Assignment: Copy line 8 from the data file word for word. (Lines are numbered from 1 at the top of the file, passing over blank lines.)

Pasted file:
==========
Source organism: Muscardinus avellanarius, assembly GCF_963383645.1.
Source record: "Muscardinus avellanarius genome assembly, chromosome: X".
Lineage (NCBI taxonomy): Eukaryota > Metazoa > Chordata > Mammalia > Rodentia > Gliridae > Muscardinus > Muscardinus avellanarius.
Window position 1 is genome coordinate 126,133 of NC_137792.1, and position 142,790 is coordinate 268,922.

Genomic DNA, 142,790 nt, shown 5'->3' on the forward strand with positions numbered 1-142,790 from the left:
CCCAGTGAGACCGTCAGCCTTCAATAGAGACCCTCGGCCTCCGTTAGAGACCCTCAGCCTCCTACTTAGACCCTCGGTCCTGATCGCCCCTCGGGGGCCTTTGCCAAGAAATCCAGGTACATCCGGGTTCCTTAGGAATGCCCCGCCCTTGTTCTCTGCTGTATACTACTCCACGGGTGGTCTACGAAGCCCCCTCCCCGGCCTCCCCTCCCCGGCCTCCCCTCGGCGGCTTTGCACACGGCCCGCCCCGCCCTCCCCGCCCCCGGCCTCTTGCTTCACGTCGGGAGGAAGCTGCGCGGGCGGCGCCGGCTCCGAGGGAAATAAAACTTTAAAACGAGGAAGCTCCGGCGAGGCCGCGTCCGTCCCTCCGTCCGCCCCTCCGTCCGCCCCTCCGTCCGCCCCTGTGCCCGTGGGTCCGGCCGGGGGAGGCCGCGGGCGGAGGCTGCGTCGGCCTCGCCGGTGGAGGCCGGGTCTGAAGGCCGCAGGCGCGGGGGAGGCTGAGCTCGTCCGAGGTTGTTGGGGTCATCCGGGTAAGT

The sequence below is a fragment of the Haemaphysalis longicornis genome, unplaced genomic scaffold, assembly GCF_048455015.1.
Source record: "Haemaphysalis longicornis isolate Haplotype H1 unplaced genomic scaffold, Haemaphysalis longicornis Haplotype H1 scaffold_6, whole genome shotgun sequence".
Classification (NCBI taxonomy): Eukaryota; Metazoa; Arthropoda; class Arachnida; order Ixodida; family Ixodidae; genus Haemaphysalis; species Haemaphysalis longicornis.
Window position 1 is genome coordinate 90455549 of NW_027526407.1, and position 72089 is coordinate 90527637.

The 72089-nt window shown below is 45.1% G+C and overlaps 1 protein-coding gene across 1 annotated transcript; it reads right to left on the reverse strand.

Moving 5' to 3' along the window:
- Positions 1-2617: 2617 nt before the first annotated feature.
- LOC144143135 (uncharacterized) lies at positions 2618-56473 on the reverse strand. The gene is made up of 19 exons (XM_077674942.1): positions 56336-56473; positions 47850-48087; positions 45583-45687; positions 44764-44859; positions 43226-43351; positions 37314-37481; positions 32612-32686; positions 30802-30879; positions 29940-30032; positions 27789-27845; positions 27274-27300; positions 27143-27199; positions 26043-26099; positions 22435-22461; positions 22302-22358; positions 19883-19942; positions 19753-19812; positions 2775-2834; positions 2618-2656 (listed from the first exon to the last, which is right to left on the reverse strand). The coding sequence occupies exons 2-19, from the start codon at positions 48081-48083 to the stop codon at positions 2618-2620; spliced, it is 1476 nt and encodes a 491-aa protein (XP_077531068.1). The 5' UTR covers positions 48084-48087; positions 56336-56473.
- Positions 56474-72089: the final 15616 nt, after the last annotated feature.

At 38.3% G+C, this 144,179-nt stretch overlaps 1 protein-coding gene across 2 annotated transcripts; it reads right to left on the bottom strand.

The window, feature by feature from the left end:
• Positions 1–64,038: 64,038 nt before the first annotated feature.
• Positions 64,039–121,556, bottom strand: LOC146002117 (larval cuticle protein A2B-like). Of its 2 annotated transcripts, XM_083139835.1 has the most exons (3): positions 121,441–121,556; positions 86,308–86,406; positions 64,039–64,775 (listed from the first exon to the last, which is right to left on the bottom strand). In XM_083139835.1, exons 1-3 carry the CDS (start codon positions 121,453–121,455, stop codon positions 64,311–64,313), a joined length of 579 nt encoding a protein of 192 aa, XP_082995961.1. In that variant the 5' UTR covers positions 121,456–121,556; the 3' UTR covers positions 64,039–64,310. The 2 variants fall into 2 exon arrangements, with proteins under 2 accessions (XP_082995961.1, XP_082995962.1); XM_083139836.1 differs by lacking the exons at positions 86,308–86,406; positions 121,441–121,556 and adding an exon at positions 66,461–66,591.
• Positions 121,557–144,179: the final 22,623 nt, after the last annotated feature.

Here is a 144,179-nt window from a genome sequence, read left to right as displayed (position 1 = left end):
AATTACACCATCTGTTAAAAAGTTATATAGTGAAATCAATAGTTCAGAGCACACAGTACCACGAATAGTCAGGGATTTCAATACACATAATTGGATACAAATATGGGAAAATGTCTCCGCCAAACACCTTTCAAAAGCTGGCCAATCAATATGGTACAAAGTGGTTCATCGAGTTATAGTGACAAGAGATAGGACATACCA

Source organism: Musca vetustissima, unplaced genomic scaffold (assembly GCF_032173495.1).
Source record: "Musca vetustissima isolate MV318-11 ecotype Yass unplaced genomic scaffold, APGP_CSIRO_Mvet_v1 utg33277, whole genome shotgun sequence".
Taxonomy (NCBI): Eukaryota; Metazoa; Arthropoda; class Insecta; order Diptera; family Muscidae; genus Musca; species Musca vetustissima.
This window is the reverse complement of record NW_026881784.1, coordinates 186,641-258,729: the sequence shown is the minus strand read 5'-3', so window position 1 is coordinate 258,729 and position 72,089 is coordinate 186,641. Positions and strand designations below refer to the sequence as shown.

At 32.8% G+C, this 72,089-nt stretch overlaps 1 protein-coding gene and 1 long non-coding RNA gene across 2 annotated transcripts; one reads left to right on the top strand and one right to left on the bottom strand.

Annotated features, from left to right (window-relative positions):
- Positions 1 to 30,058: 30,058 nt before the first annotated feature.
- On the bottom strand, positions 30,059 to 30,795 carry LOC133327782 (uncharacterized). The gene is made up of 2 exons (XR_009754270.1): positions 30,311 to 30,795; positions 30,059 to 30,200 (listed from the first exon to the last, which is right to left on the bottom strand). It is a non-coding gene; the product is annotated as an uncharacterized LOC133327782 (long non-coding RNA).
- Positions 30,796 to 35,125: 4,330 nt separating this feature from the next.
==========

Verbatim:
Source record: "Haemaphysalis longicornis isolate Haplotype H1 unplaced genomic scaffold, Haemaphysalis longicornis Haplotype H1 scaffold_6, whole genome shotgun sequence".